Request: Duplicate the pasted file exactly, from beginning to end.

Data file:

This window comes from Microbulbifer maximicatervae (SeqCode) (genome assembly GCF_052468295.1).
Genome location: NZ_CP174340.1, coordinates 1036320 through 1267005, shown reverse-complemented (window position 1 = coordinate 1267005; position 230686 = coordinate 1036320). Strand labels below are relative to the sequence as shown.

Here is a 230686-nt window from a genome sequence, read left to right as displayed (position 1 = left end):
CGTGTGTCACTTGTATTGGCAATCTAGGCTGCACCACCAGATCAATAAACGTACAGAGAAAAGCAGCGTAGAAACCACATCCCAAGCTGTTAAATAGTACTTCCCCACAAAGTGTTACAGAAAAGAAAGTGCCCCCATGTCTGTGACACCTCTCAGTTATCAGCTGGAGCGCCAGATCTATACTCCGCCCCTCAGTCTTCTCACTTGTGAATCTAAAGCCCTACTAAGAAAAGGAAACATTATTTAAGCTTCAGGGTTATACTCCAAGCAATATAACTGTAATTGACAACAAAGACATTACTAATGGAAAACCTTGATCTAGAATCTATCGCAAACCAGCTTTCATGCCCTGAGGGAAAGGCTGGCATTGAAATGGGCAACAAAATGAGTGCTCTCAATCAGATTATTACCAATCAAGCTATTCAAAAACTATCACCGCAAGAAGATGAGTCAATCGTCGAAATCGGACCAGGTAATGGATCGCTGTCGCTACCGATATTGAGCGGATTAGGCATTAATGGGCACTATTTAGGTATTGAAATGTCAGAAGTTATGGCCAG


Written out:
This window comes from Microbulbifer maximicatervae (SeqCode) (genome assembly GCF_052468295.1).
Genome location: NZ_CP174340.1, coordinates 1036320 through 1267005, shown reverse-complemented (window position 1 = coordinate 1267005; position 230686 = coordinate 1036320). Strand labels below are relative to the sequence as shown.

Here is a 230686-nt window from a genome sequence, read left to right as displayed (position 1 = left end):
CGTGTGTCACTTGTATTGGCAATCTAGGCTGCACCACCAGATCAATAAACGTACAGAGAAAAGCAGCGTAGAAACCACATCCCAAGCTGTTAAATAGTACTTCCCCACAAAGTGTTACAGAAAAGAAAGTGCCCCCATGTCTGTGACACCTCTCAGTTATCAGCTGGAGCGCCAGATCTATACTCCGCCCCTCAGTCTTCTCACTTGTGAATCTAAAGCCCTACTAAGAAAAGGAAACATTATTTAAGCTTCAGGGTTATACTCCAAGCAATATAACTGTAATTGACAACAAAGACATTACTAATGGAAAACCTTGATCTAGAATCTATCGCAAACCAGCTTTCATGCCCTGAGGGAAAGGCTGGCATTGAAATGGGCAACAAAATGAGTGCTCTCAATCAGATTATTACCAATCAAGCTATTCAAAAACTATCACCGCAAGAAGATGAGTCAATCGTCGAAATCGGACCAGGTAATGGATCGCTGTCGCTACCGATATTGAGCGGATTAGGCATTAATGGGCACTATTTAGGTATTGAAATGTCAGAAGTTATGGCCAG